At Distinctively Me sustainability is at the heart of what we do - we only make the clothes that you love, to fit you perfectly and to complement your personality and lifestyle. These pieces will be worn many times and for many years and therefore addressing the huge levels of waste the clothing industry creates.
However I wanted to share with you a piece written by Lesley Lloyd who is a member of Distinctively Me's team and also a leading light in sustainability advising many companies on their sustainability initiatives. In this blog she highlights the significant changes required from the major brands and retailers, as well as some of the steps we can take as consumers, to help the cause.
I hope you find it insightful - I know I did!
Fashion is one of our planet's biggest polluters. We as consumers have driven a boom in ‘fast fashion', where clothing has become a form of entertainment, sending a staggering 85% of all textiles to landfill each year.
To meet this demand, manufacturers output about the same quantity of greenhouse gasses per year as the entire economies of France, Germany and the UK combined, which is 10% of all humanity's carbon emissions. They also use considerable quantities of our natural and scarce resources as the sector is the second-largest consumer of the world's water supply. As an example, it can take 10,850 litres of water to make one pair of jeans!
If that's not scary enough, microplastics are now estimated to compose up to 31% of plastic pollution in the ocean. If only we had known sooner that washing our clothes releases 500,000 tons of microfibres into the ocean each year (the equivalent of 50 billion plastic bottles).
Okay, that's sufficiently shocking so now for some positives! Thankfully, many parts of the industry are making great strides forwards. From the ground-breaking Stella McCartney's Eco Impact Report to Gucci's parent company Kering's Sustainability Progress Report. Plus H&M and new entrants are developing the second-hand and vintage market.
New technologies are being developed that will allow manufacturers to literally disassemble fibres from unloved clothing then redesign them into new products to be shipped out to the market once again.
Countries are also playing their part. From 2023 France has committed to make it illegal to dispose of (by burning or sending to landfill) some €800m of unsold designer clothes every year. Retailers tend to overorder, expecting to sell only about half at full price; the rest is then discounted in end-of-season sales to attract a lower-price customer or left unsold.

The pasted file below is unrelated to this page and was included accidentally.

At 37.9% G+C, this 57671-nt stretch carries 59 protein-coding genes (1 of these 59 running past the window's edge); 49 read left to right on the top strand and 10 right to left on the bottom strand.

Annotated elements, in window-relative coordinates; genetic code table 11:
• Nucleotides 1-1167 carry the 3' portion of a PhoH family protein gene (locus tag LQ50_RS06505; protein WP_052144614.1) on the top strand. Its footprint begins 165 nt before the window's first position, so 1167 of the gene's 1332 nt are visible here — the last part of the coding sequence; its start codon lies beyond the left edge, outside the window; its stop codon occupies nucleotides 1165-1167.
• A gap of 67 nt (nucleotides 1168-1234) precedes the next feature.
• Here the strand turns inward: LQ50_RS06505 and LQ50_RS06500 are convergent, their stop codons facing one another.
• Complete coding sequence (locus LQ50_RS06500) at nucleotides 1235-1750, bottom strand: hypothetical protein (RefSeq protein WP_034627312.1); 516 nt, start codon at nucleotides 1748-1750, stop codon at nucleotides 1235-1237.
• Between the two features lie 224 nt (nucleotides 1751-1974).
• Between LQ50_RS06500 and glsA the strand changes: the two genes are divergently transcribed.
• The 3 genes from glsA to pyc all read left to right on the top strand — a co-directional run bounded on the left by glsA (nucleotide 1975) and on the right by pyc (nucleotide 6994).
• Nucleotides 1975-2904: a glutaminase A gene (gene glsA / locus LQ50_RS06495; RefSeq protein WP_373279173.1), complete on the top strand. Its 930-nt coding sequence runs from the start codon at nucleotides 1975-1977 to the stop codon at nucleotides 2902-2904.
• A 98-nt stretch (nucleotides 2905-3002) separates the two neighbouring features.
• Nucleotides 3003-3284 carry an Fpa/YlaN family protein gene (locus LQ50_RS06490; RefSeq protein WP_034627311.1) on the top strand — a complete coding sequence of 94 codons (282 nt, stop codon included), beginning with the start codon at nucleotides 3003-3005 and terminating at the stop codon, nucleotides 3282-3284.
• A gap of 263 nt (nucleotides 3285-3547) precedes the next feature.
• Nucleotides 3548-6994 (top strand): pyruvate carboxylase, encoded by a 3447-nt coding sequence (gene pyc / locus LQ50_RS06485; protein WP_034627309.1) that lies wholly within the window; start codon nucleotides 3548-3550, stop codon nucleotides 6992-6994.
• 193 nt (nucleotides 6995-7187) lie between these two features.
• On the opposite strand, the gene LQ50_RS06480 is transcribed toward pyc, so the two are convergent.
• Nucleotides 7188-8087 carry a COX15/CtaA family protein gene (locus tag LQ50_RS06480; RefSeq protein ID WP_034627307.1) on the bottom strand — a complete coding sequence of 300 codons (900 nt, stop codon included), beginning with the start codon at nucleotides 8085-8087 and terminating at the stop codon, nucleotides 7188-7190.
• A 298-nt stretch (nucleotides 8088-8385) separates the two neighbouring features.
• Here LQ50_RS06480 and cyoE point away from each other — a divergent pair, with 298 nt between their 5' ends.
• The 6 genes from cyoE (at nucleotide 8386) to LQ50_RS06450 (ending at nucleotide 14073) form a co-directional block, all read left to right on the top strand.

However, such efforts are still being outstripped by growth in demand, with fast fashion brands now producing double what they did in 2000.
So, what can we as consumers do to be part of the solution rather than part of the problem?
Well, it is not easy to know what the right thing is when there are so many confusing and terms out there from ‘organic' to ‘eco' - in effect greenwashing. We could maybe buy and sell our second-hand clothes online (as many Influencers and Instagram accounts actually do). We could use vintage or charity shops more often or consider renting clothes from places like Hurr Collective - ideal for that special one-off occasion.
Or try our best to buy natural fibres to limit the amount of chemicals used to produce or dye our clothes. And an easy switch is to avoid overwashing and tumble drying. However, we all have synthetic fibres in our wardrobe which do require more frequent washing, such as our gym clothing and underwear so finding a filter for the washing machine that will stop microplastics from reaching our waterways is also a good step.
However, probably the best way to be part of the solution is to simply buy less and make clothes last longer. Build a wardrobe based on style not fashion. Find the right colours, styles, and fabulous fabrics from sustainable suppliers along with the perfect fit for you, so you will be proud to wear your clothes again and again over many years.
Think cost per wear, not just the initial price. A made-to-measure pair of tailored black trousers that cost say £200, worn an average of twice a week for four years equates to 48p per wear compared to a pair at £49.99 that may only be worn once a week for one year hence 96p per wear, then disposed of.
Try to buy from a company like Distinctively Me that will repair and redesign their clothes or find a quality local tailor to help you create the vintage pieces of tomorrow!
Environmental damage is one of the criticisms, but some companies have faced a backlash for their employment conditions and practices. With a made to measure brand like Distinctively Me, customers can meet the designer and makers who are all locally based and can see first-hand how highly valued and respected our highly skilled professionals are.
In summary, change has to start with the consumer. We must all strive to be part of the solution by doing what we think is the ‘right thing'. We may not have all the information we need on the impact of our purchasing decisions now, or for some time to come, but what we do have is the power to buy fewer items of higher quality, that look so fabulous you will want to wear them over and over, which is a not only a great start but the new normal.
Please get in touch with us so that we can explain more about Distinctively Me and show you more of our range. We look forward to it!